It has been in the news for over a week and the issue won’t die. And that’s unfortunate because the P320 is, overall, an excellent gun. A new video has surfaced of a P320 discharging a primed-case when dropped. Not just once but, several times and purportedly, more than one gun. The difference is this video is far more credible in that it is specific about how they obtained their results and even goes so far as to suggest a potential fix.
So what does all this mean? Well, it may mean that SigSauer has some fixing to do for a lot of guns already sold and minor production changes going forward. That the gun passes all standard industry and government tests is expected. What Omaha Outdoors has done is demonstrate a very specific set of circumstances that can cause the gun to discharge on impact when dropped. We’d suggest waiting to hear more from Sig but, also wait for peers to independently verify what Omaha Outdoors says they’ve found.
So. Are Jeff and I going to dump the P320s we’ve recently purchased? Probably not. Interestingly enough, the P320 XFive, so far, does NOT appear to be affected by this problem according to Omaha’s video. What Omaha Outdoors did not mention is that not only is the trigger of the XFive different from other P320s, so is the striker itself. And there has been a production change among regular P320s at least once since it was initially released in 2014. We may be seeing a problem resulting from that change or another since that transition to the second generation of the gun. It may also be specific to a range of guns manufactured at a specific point in time. WE DON’T KNOW. There are simply too many variables to be sure. We will probably test our own guns to see if we can replicate the result. As is usually the case, we need more information before jumping to conclusions.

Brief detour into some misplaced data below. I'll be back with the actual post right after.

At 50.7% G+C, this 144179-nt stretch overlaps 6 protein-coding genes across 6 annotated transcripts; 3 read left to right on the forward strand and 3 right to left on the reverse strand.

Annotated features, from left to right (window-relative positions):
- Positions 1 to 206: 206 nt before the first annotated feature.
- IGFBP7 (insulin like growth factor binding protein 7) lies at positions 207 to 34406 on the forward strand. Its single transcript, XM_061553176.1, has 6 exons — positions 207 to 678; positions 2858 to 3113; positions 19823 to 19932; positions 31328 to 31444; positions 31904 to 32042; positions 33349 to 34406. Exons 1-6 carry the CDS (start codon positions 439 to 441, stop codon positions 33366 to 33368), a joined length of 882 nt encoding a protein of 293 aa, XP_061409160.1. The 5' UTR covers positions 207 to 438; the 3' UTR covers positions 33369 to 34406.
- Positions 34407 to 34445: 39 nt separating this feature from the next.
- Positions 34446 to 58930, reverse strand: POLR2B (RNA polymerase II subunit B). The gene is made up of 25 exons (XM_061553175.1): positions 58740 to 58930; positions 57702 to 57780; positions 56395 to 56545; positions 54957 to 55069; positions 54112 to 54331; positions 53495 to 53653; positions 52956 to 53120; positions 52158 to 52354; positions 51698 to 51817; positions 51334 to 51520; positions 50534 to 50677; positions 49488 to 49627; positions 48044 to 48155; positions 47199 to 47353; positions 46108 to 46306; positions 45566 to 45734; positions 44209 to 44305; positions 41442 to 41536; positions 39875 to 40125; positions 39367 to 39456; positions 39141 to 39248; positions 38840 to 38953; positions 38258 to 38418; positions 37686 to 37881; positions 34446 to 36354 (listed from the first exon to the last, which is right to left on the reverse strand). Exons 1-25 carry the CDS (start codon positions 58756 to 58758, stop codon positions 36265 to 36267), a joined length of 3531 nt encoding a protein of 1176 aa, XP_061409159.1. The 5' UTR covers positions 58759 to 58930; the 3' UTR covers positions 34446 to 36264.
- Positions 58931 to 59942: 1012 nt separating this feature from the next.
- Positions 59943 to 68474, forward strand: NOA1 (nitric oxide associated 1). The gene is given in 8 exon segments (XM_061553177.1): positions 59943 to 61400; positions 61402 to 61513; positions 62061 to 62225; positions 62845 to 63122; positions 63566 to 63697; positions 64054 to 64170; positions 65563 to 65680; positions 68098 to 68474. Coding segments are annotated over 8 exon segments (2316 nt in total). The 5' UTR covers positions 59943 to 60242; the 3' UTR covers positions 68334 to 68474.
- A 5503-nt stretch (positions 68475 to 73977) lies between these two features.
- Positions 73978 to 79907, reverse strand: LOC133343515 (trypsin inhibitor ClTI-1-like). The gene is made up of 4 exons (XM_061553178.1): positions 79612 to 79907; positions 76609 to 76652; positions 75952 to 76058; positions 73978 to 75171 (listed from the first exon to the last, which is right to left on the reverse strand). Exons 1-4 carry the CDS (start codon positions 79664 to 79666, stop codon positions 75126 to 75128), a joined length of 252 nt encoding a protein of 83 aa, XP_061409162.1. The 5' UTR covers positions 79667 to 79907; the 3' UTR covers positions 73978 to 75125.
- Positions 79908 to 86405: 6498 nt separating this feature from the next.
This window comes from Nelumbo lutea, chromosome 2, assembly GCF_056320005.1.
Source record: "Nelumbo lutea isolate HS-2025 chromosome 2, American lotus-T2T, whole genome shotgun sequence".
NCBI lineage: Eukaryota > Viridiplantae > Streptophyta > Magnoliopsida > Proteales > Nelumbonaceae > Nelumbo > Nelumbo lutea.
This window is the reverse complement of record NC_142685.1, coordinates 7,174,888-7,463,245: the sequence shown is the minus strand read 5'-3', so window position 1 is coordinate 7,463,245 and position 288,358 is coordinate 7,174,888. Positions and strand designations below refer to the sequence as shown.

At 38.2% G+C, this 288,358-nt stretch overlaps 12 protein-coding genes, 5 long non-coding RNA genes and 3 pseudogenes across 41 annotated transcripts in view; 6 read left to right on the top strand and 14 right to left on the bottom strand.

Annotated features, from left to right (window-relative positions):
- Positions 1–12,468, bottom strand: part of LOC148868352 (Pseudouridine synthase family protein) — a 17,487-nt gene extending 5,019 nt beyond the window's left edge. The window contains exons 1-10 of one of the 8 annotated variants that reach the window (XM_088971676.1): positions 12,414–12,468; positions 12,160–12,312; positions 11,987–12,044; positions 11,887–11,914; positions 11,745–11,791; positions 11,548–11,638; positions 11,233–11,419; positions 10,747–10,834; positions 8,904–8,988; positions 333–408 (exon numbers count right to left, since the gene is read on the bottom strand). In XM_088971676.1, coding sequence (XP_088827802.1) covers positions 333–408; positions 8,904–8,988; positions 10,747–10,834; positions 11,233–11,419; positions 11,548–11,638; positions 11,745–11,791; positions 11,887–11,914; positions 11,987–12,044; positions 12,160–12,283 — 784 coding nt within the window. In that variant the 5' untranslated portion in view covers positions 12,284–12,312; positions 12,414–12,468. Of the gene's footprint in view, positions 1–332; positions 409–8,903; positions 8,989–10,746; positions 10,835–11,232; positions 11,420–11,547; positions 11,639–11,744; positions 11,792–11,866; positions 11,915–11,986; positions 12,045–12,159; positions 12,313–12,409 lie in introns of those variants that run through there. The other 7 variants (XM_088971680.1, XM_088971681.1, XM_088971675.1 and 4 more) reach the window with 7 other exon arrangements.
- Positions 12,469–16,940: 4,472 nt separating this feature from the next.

This week has been busy. We actually didn’t cover everything we’d planned to discuss. Sig’s P320 continues to end up in the headlines of the gun world. This week, it actually got some bad press, or as some might call it, “fake news.” Jason’s curiosity got the best of him and squirreled all of us while recording. That and more on this week’s podcast
This week, Jeff experienced a surprise break heard around the world! And if you don’t think we gave him enough ribbing for it during the podcast, we wish you could hear the stuff said “off air.” Here’s a fact. We may not all have a negligent discharge but, we are certainly all capable of it. Complacency will be your undoing. The minute you think you are infallible or incapable of making a mistake is usually the exact moment it happens.
Craig Douglas’ post here is meant primarily for LE. Don’t take this as me trying to be the guy telling LEOs how to do their job. I’m simply passing information along from SME and noted instructor, Craig Douglass of Shivworks. Douglas’ main point here is to be precise in your instructions. He also suggests emphasizing what you don’t want your subject to do. Having said all this, I find Douglas’ points to be applicable outside of LE as well.
I work in IT in the finance industry as my primary job and I also do contract work in other fields. When interacting with people, I find that precise language makes all the difference in the world in helping me help them solve their problem. Precise wording of the description of a problem makes diagnosing that problem and finding the solution faster and simpler.
Three weeks in a row? I think we’re actually impressed ourselves with this run. This week, we’ve got a “don’t be THAT guy” discussion about a loss prevention officer who turned a shop-lifting case into a murder charge. We also discuss lights, both handheld and weapon mounted. If you don’t have a handheld light as part of your every day carry setup, you’re doing it wrong.